1. You defy the test. As many of my psychology students do. 😀 I always tell them to pick the best of the options. Though few of us, if any (as you write above) can be contained within the ticks and bops of a personality questionnaire. Have fun!

  4. As usual thought provoking.

    In sales we had personality types and how to address them.

    We were also taught to mirror your clients speech patterns.

    Sort of hook up with their pace and intonations.

    How would you place me?

    My therapist told me my father suppressed my true nature an extrovert.

    I lived nearly 60 years of my life as an introvert.

    Probably you would say I have codependent tendencies, I am a thinker but meditation has opened my compassion center.

    Instead of competing I have turned to help others. Following my feelings.

    Now I sense others suffering intensely.

    From Agoraphobic to running a mindfulness group.

    I guess I have been introvert and extrovert, all thinking and all thinking

    1. Thank you Marty!

      Your insights and reflections always take my post to a higher place.

      Your personal examples clearly show how evolving our personalities can be.

      And how much they shape our personal destinies.

  5. Well, from my experiences with ex-girlfriends, one size fits all is really one size fits none.

    Jokes aside, saying “no” is very important in life. It serves so many purposes.

    Helps teach respect of time and boundaries.

    Too many kind, helpful people find it difficult to say no, and they find themselves in the disheartening situation of having friends/relatives/bosses taking advantage of them.

    Very important subject. Thanks. Have a great weekend.

    1. I agree with you wholeheartedly about the correlation between boundaries and being taken advantage of.

      Something we learn as both a participant and observer in life.

      Taking a moment to reflect and understand who we are in the “power struggles” of life makes a big difference.

      Thank you for dropping by and sharing your perspective. You always shed light on my posts. 🙏☀️

  6. I’ve found saying no has got easier the older I get. It is still hard for me to do, but I no longer what to do things that aren’t a solid ‘yes’ for me. The fact that the sand in the hour glass is running out is quite compelling!

  7. I’ve found that it’s gotten easier to say, “No,” as I’ve gotten older. One of the best pieces of advice I ever received was that you don’t even have to give an explanation to go along with “No.”

  8. Hi Andrea,
    Thank you for such an interesting & thoughtful post. I see you are wearing your nice olive green colour in the video.
    I find the Myers Briggs inventory fascinating.
    My brother and I have done the test and we are both enfp campaigners. I have the turbulent trait which my brother doesn’t have. I will check with him.
    Thank you for the links.
    I am getting better with boundaries. Before I retired aged 55 years I had never heard of them so perhaps that says a lot.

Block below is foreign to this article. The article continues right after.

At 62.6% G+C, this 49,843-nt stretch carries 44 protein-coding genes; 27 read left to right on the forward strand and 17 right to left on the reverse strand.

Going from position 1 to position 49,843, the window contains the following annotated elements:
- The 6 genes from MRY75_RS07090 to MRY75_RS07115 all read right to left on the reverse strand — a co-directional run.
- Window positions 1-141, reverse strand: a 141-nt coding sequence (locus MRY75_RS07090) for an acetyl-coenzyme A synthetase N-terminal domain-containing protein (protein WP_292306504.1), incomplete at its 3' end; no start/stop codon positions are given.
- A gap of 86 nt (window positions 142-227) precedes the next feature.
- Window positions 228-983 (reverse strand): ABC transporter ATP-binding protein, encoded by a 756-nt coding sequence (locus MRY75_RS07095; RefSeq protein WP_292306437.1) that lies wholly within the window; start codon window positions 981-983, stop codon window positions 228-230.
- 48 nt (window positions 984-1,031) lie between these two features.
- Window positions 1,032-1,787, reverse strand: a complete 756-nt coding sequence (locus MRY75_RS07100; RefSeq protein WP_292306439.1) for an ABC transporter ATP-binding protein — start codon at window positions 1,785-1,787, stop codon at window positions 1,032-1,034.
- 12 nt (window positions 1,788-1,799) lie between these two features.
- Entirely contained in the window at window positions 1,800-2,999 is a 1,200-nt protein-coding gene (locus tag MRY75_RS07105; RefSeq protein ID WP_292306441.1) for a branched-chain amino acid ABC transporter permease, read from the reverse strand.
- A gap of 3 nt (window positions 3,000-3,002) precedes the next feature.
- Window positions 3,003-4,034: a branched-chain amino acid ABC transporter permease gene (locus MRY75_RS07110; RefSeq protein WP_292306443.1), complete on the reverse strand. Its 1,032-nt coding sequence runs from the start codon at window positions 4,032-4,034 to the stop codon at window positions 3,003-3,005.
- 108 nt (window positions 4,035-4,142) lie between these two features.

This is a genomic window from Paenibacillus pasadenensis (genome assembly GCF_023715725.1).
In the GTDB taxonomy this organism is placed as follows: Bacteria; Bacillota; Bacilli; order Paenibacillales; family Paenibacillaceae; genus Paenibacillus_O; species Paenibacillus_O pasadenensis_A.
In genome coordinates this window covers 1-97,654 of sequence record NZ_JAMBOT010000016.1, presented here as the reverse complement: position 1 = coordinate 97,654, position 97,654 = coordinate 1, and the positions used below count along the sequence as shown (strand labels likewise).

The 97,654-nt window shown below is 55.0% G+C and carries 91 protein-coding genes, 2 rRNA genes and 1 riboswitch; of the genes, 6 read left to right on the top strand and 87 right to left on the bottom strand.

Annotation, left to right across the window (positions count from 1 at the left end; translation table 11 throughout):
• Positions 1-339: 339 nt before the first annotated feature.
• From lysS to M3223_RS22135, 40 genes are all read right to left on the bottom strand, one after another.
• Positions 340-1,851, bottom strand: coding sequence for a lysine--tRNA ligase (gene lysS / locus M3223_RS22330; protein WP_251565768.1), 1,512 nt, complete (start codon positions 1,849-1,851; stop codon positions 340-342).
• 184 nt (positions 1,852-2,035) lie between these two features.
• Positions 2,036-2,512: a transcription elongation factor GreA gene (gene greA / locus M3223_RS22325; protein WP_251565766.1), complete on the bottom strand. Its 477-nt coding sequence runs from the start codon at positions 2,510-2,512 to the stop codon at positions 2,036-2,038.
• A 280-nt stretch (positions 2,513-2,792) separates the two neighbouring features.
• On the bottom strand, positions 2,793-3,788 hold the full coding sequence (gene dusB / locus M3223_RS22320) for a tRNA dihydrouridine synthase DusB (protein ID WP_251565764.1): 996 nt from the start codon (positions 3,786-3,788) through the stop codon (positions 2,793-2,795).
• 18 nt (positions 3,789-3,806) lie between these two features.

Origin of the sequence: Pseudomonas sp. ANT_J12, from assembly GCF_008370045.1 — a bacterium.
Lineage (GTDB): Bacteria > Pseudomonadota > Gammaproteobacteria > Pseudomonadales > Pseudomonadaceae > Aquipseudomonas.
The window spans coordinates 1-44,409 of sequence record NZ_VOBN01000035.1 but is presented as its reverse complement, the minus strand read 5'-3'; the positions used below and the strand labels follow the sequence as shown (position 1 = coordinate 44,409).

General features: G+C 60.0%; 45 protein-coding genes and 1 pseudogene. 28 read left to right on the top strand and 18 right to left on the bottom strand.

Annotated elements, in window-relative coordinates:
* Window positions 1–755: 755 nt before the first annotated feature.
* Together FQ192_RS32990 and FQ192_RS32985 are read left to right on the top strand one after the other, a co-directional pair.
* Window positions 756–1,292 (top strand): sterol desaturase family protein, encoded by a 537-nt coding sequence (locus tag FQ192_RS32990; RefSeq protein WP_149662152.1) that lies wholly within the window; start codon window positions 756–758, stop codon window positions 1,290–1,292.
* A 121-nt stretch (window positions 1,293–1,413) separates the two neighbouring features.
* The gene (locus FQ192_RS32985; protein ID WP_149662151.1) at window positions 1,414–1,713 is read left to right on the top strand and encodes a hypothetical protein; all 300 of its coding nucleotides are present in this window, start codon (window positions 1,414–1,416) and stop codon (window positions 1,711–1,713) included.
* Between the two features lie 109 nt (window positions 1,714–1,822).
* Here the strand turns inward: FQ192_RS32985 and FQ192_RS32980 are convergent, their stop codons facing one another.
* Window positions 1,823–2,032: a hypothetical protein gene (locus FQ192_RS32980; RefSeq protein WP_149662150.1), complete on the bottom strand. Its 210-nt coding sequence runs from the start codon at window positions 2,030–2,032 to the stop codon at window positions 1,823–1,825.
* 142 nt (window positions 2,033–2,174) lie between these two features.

As an emotional career in nursing I suppose plus caring for mum from age 12 & same with dad from age 13 years (although both strong people) & working in health care all my career boundaries could pose a problem.

    1. Your attention to detail is brilliant Margaret!
      One of my favourite green college shirts 📚💚

      Enjoy the links to the additional psychology resources in the post! Your reflections have laid the foundation for some beautiful learning moments.

      I appreciate all of your examples so much.
      Have a wonderful week!
      Andrea ☀️

      1. Thank you Andrea. Have a wonderful week also.

        I remember us discussing your green top previously and I think it was in relation to Irish eyes etc. ☀️

          1. Yes Andrea, my optician once told me irish eyes as in the song ‘when irish eyes are smiling’ do exist & I had them. Hazel ish with a brown circle round my pupil.
            Mum’s mum died when mum was 8yrs & had no photos or coluldnt remember her mum’s face. Not long before mum died & I was putting her to bed she said ‘you have eyes like mammy’, must have been a flashback. ☘️💚🇮🇪

  9. Dr. D, this makes soooo much sense to me. I’m an ENFJ, who was also taught that it’s not okay to say no to specific people. Anywho, in recent years, I’ve flipped that around, and needless to say, some are not happy about it lol In fact, I kind of had it out with a family member who was bothered by my telling my grandmother it wasn’t a good time to visit. This information has provided me with insight as to what the issue probably was…personality coupled with upbringing.

    1. I love it when you share your personal experiences Dr. G. Especially since we’re both ENFJs!

      Twins once again ‼️❤️

      I can relate on so many levels.

      Especially with the bullies in my own family. They somehow classically condition us to acquiesce. For most of our lives. Most likely to avoid the conflict. We are the peacemakers after all.

      Until we wake up and realize our freedom trumps conflict.. And that’s when the bullies come in for round two… but to no effect as we’re no longer susceptible to their narcissistic ways.

      Hallelujah Dr. G.